Thought for the Day:
“We have to continually be jumping off cliffs and developing our wings on the way down.”
~ Kurt Vonnegut ~
Gifts for My Writer Friends:
All writers want to write great sentences. Martin Amis explains his Method for Writing Great Sentences HERE on Open Culture. Pretty interesting.
Jane Friedman has a great post HERE with excellent examples to help you with The 3 Ms of Character Setup.
Janice Hardy has (here’s a surprise) a really good post HERE at Fiction University with 10 Traits of a Strong Antagonist.
And the beat goes on. 2020 just gets better and better. This week my daughter suggested I check on my voter registration, which I thought was awfully good advice. In California, I was not only able to check on my voter registration, but I was able to sign up to track my mail-in ballot and receive text alerts at each step. I have been voting by mail for a very long time. It works, despite what anyone says. My sister posted this link on Facebook — https://www.vote411.org/ — which works, I believe, from any state to check your registration and request a ballot. This is probably the most important election of our lives. And with the post office under severe threat, please get your ballot turned in as early as possible. And something I thought I would never say, buy stamps. We all need to support the post office. Okay, stepping down from my soapbox now.
I am always keeping my eyes open for books that will help young people be more inclusive in their lives. There is so much peer pressure at that age, so much bullying, and so much misunderstanding. So when I find a book that looks like it might help in that area, I grab it. Rick by Alex Gino came up for review at the Manhattan Book Review, and it sounded like it might be a good choice. It was. And isn’t that a great cover? I love it. Here is the review I wrote for them.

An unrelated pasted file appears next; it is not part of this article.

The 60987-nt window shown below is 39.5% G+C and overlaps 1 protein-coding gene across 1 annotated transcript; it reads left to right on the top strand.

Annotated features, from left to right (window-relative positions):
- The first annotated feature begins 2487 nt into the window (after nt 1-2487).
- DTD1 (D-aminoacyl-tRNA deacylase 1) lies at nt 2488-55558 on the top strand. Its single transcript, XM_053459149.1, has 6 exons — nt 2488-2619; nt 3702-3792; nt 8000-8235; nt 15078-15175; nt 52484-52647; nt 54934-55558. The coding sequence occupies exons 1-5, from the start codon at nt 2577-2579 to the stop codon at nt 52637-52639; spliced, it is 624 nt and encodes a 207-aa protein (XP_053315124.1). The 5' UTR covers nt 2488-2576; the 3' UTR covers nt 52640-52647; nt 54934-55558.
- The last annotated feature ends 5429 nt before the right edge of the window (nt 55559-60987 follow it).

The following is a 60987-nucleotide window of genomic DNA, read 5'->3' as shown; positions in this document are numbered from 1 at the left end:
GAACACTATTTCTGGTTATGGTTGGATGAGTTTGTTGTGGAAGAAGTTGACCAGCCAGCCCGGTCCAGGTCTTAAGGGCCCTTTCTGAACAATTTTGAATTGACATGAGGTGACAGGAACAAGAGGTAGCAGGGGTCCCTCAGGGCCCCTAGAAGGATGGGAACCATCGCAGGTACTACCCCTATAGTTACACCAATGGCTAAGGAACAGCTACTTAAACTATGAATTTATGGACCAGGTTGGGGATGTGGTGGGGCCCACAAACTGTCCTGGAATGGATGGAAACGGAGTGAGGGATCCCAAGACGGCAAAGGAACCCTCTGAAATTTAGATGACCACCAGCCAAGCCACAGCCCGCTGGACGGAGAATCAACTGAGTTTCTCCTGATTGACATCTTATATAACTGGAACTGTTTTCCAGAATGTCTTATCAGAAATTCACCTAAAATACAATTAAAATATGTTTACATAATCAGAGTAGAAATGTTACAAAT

Rick is starting middle school, and things are pretty much the same, right? Rick and his best friend Jeff fall into place as always. But Jeff is loud and proud about some things that make Rick very uncomfortable. Jeff seems to think everyone who isn’t just like him is fair game, and he particularly picks on kids in the Rainbow Spectrum club—a safe place for kids in the LGBTQIAP+ community. But Rick is questioning a lot about himself. He doesn’t get excited about girls but doesn’t get excited about boys either. He’s confused. His father talks about girls to him a lot. His mother makes it clear it’s okay for him to like boys. It’s Rick’s grandfather and Rainbow Spectrum who really open doors for him.
Author Alex Gino has done a terrific job writing about an important, difficult subject for middle-graders. The characters are credible and will-rounded, the situations are things to which kids will relate, and the handling of the subject matter is deft. Readers will find themselves cheering for Rick to make good choices and learn to live his life on his terms. This will be a great discussion starter for middle-grade classes.
I have a gently-read ARC for one of you. All you need do is be a follower or subscriber (it’s free!), have a U.S. address, and leave a comment below. If you would like extra chances, please share the link to this post on Facebook, Twitter, or any other social media outlet and let me know you have done that. And don’t forget to check for other Marvelous Middle-Grade Monday posts at the Greg Pattridge’s blog HERE.